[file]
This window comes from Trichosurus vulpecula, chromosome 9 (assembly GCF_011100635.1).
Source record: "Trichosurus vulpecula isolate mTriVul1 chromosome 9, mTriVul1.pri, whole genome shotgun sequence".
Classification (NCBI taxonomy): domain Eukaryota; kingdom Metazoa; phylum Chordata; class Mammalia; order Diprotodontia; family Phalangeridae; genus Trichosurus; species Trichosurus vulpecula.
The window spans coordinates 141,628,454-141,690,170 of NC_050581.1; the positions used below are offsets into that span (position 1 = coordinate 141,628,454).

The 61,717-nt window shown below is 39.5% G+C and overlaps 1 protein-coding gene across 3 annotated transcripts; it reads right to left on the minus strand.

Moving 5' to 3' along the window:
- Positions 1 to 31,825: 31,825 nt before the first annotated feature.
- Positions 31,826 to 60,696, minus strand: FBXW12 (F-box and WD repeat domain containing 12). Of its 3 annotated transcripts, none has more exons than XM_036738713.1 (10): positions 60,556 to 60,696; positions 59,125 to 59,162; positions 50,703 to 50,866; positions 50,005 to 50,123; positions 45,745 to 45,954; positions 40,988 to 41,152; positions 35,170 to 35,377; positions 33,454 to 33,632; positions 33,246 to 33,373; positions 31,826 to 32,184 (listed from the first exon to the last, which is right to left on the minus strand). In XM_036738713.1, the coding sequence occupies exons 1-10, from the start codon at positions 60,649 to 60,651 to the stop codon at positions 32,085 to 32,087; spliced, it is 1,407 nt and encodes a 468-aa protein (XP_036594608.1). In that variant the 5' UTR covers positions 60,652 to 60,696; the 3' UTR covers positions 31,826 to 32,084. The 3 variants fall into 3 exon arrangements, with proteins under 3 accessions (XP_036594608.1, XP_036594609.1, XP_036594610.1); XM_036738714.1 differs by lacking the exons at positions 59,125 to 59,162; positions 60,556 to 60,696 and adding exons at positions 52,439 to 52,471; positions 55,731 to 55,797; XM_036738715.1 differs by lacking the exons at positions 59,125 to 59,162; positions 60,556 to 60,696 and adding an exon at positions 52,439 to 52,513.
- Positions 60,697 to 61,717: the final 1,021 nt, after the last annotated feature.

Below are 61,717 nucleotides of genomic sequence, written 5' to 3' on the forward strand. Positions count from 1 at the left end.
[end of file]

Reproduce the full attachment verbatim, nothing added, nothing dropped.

This window comes from Trichosurus vulpecula, chromosome 9 (assembly GCF_011100635.1).
Source record: "Trichosurus vulpecula isolate mTriVul1 chromosome 9, mTriVul1.pri, whole genome shotgun sequence".
Classification (NCBI taxonomy): domain Eukaryota; kingdom Metazoa; phylum Chordata; class Mammalia; order Diprotodontia; family Phalangeridae; genus Trichosurus; species Trichosurus vulpecula.
The window spans coordinates 141,628,454-141,690,170 of NC_050581.1; the positions used below are offsets into that span (position 1 = coordinate 141,628,454).

The 61,717-nt window shown below is 39.5% G+C and overlaps 1 protein-coding gene across 3 annotated transcripts; it reads right to left on the minus strand.

Moving 5' to 3' along the window:
- Positions 1 to 31,825: 31,825 nt before the first annotated feature.
- Positions 31,826 to 60,696, minus strand: FBXW12 (F-box and WD repeat domain containing 12). Of its 3 annotated transcripts, none has more exons than XM_036738713.1 (10): positions 60,556 to 60,696; positions 59,125 to 59,162; positions 50,703 to 50,866; positions 50,005 to 50,123; positions 45,745 to 45,954; positions 40,988 to 41,152; positions 35,170 to 35,377; positions 33,454 to 33,632; positions 33,246 to 33,373; positions 31,826 to 32,184 (listed from the first exon to the last, which is right to left on the minus strand). In XM_036738713.1, the coding sequence occupies exons 1-10, from the start codon at positions 60,649 to 60,651 to the stop codon at positions 32,085 to 32,087; spliced, it is 1,407 nt and encodes a 468-aa protein (XP_036594608.1). In that variant the 5' UTR covers positions 60,652 to 60,696; the 3' UTR covers positions 31,826 to 32,084. The 3 variants fall into 3 exon arrangements, with proteins under 3 accessions (XP_036594608.1, XP_036594609.1, XP_036594610.1); XM_036738714.1 differs by lacking the exons at positions 59,125 to 59,162; positions 60,556 to 60,696 and adding exons at positions 52,439 to 52,471; positions 55,731 to 55,797; XM_036738715.1 differs by lacking the exons at positions 59,125 to 59,162; positions 60,556 to 60,696 and adding an exon at positions 52,439 to 52,513.
- Positions 60,697 to 61,717: the final 1,021 nt, after the last annotated feature.

Below are 61,717 nucleotides of genomic sequence, written 5' to 3' on the forward strand. Positions count from 1 at the left end.